Week 2: Prototyping

I found the readings to be really useful this week since they all address one of the fundamentals of design: prototyping. “Prototyping” is often a term thrown around by us designers, but sometimes we need to take a step back and really ask ourselves what a prototype is actually doing.  Every project and every designer are different, meaning the ways of prototyping are extremely variable.  However, before designers start a prototype they should figure out the best way to go about creating one.  There are a lot of options when it comes to prototyping, and a lot of questions we need to ask ourselves. Do we want to convey the role of the design, the look and feel, the implementation, or a combination of these? Who is our target audience?  Is it beneficial for us to experience it in a subjective way? Will this best be shown digitally or as a “cardboard mockup”?  What should the resolution and fidelity of the prototype be in order to get the best results?

In the reading “What Do Prototypes Prototype?” by Houde & Hill, prototype is defined as any representation of a design idea. This has room for a lot of variation. However, the focus here is the significance of what the designer is prototyping, and what is being represented, rather than its attributes. It is how the prototype is used by a designer to explore and demonstrate some aspect of the future artifact that is important, not the tools or media used to create it. The article discusses the prototype triangle, which includes the role (function in the user’s life), implementation (how it actually works), look and feel (sensory experience), and the integration, or balance of all three.  These are the factors that can be integrated into a prototype to make it successful.  Another thing to look at is the fidelity of the prototype, or the closeness to the final design.  This differs from the resolution, or amount of detail put into the prototype. There are issues to watch out for with both low-fidelity and high-fidelity prototypes.  Low-fidelity prototypes are sometimes mistaken for being close to the final design if its not made clear, and high-fidelity prototypes may not be the most efficient way as they are usually costly and time-consuming, and often prototypes lead to change anyway. Prototypes are meant as an experimentation, therefore it is good design practice to define “prototype” broadly, as well as build multiple prototypes.

The next reading, “Experience Prototyping”, is one that I found to be an extremely relevant approach to prototyping. As designers we are mostly focusing on the experience of the user with whatever product or design we create.  It is too often that we design without fully experimenting the different interactions and experiences that could potentially take place with our design.  The article talks about focusing on active participation to provide a relevant subjective experience.  Prototypes can effectively combine active and passive approaches, which may produce the best understanding of the experience.  I completely agree with the point that a low-fidelity solution may be the best for this kind of prototyping, because it suggests that the design system itself is the focus (as it should be), not the tools and techniques. In my game design class, we are using experiential prototyping to test the game we are designing. It is a physical twister-like game, so the most effective way for us to test it is to create the environment that this game would exist in and play it over and over again. We were using a subjective approach, but then decided it would be necessary to get other people to try our game, in which we realized it was not as fun for them as it was for us.  This was an important part of the prototype – it made us step back and ask them questions about the game’s problems.  Not only is this type of prototyping usually more fun for the designer than simply drawing something up at a computer, but it is effective in creating different user experiences which can be used to focus on the design itself, not the finished product.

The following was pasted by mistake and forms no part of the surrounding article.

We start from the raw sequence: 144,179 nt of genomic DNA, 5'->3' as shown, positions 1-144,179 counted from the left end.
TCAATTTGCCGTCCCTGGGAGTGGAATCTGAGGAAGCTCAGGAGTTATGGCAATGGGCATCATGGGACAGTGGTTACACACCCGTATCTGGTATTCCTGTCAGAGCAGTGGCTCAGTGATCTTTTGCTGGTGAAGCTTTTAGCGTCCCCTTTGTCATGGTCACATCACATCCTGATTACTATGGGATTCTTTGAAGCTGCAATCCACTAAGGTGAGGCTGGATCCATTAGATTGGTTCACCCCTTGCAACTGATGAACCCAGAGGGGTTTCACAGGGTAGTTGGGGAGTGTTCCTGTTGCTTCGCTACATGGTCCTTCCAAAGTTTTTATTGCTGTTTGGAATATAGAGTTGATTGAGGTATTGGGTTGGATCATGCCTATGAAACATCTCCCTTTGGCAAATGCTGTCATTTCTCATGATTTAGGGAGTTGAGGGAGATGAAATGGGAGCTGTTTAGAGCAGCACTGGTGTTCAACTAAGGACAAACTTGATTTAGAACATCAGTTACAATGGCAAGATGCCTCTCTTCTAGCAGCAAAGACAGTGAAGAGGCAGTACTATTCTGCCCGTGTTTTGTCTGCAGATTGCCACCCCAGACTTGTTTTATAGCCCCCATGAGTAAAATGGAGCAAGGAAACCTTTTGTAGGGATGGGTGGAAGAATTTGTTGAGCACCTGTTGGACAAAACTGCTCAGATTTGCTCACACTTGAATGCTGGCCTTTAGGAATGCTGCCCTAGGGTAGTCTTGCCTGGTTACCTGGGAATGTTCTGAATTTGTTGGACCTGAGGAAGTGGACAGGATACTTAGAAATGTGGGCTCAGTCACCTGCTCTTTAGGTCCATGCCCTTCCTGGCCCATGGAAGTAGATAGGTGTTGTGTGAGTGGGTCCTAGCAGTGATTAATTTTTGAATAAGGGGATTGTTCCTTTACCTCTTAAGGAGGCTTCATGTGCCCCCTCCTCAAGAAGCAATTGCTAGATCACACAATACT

The “Carboard Computers” reading is an extension of the concepts and ideas from the first two readings.  Its main point is that the design process must include users. The designer must find a way for users to participate in the design through action.  All of the readings discuss different types on prototyping and the positive and negative that come along with them. As designers it is up to us to decide which prototype will best suit a certain design project.  In doing this, we must first work on how to represent the design itself effectively, taking away focus from the tools and techniques used to create it. The functionality is significant, and this is where users and experiential prototyping can really come into play. Multiple prototypes should be created in order to get closer and closer to envisioning the final artifact.  Prototyping is an important part of design and one that should not be taken lightly. There is a lot to think about with prototypes, but weighing these issues and making smart decisions about prototyping is the key to designing a successful final artifact.

Permanent link to this article: http://interface2011.coin-operated.com/2011/09/week-2-prototyping/

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